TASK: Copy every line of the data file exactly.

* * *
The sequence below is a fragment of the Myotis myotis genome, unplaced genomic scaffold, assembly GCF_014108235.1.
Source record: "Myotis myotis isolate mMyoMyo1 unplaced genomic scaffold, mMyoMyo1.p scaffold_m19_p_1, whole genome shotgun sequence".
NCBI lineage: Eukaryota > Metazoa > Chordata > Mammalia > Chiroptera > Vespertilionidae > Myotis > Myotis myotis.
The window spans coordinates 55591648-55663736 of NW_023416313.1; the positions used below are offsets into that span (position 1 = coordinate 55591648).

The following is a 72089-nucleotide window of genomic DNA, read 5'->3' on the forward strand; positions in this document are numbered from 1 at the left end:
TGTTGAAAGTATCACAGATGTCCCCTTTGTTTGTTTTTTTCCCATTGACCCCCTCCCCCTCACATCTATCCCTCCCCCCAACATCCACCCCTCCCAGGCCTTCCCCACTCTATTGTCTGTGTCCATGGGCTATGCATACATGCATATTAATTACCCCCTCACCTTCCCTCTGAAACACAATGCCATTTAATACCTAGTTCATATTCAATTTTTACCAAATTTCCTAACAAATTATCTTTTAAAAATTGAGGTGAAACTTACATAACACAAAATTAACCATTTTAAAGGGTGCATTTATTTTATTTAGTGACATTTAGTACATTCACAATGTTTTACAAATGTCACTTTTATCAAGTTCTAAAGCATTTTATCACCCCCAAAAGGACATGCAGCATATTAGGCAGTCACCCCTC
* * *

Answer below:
The sequence below is a fragment of the Myotis myotis genome, unplaced genomic scaffold, assembly GCF_014108235.1.
Source record: "Myotis myotis isolate mMyoMyo1 unplaced genomic scaffold, mMyoMyo1.p scaffold_m19_p_1, whole genome shotgun sequence".
NCBI lineage: Eukaryota > Metazoa > Chordata > Mammalia > Chiroptera > Vespertilionidae > Myotis > Myotis myotis.
The window spans coordinates 55591648-55663736 of NW_023416313.1; the positions used below are offsets into that span (position 1 = coordinate 55591648).

The following is a 72089-nucleotide window of genomic DNA, read 5'->3' on the forward strand; positions in this document are numbered from 1 at the left end:
TGTTGAAAGTATCACAGATGTCCCCTTTGTTTGTTTTTTTCCCATTGACCCCCTCCCCCTCACATCTATCCCTCCCCCCAACATCCACCCCTCCCAGGCCTTCCCCACTCTATTGTCTGTGTCCATGGGCTATGCATACATGCATATTAATTACCCCCTCACCTTCCCTCTGAAACACAATGCCATTTAATACCTAGTTCATATTCAATTTTTACCAAATTTCCTAACAAATTATCTTTTAAAAATTGAGGTGAAACTTACATAACACAAAATTAACCATTTTAAAGGGTGCATTTATTTTATTTAGTGACATTTAGTACATTCACAATGTTTTACAAATGTCACTTTTATCAAGTTCTAAAGCATTTTATCACCCCCAAAAGGACATGCAGCATATTAGGCAGTCACCCCTC